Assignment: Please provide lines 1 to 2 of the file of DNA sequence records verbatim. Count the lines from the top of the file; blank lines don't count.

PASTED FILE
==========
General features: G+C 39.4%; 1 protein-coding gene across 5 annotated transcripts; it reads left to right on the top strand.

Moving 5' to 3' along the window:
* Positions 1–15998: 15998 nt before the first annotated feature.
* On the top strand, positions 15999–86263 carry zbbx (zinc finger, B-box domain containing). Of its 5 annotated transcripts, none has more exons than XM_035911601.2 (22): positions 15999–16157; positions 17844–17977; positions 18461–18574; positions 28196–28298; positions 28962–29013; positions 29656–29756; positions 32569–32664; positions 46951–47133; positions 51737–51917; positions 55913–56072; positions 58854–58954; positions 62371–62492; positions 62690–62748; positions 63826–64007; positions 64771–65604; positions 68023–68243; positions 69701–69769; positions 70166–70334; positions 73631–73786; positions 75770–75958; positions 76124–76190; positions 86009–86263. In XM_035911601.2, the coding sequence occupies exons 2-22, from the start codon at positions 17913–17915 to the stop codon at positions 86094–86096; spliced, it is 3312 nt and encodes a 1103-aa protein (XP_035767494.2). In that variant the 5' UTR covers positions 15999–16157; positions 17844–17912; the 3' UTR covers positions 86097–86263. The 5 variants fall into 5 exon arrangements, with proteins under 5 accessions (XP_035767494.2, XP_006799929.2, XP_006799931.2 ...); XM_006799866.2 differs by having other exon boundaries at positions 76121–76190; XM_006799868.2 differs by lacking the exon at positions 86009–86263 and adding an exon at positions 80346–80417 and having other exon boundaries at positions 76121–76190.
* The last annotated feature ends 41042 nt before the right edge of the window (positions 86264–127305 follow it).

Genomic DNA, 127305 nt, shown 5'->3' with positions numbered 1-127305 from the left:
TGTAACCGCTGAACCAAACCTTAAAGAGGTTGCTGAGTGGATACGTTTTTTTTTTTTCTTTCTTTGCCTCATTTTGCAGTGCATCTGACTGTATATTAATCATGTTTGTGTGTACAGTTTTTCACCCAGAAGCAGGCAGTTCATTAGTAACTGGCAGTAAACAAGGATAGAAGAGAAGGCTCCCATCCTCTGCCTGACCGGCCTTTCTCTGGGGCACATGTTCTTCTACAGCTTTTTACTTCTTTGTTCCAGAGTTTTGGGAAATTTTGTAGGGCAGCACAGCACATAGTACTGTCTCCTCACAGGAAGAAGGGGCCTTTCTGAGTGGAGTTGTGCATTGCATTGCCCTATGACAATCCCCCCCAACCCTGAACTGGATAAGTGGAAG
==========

General features: G+C 39.4%; 1 protein-coding gene across 5 annotated transcripts; it reads left to right on the top strand.

Moving 5' to 3' along the window: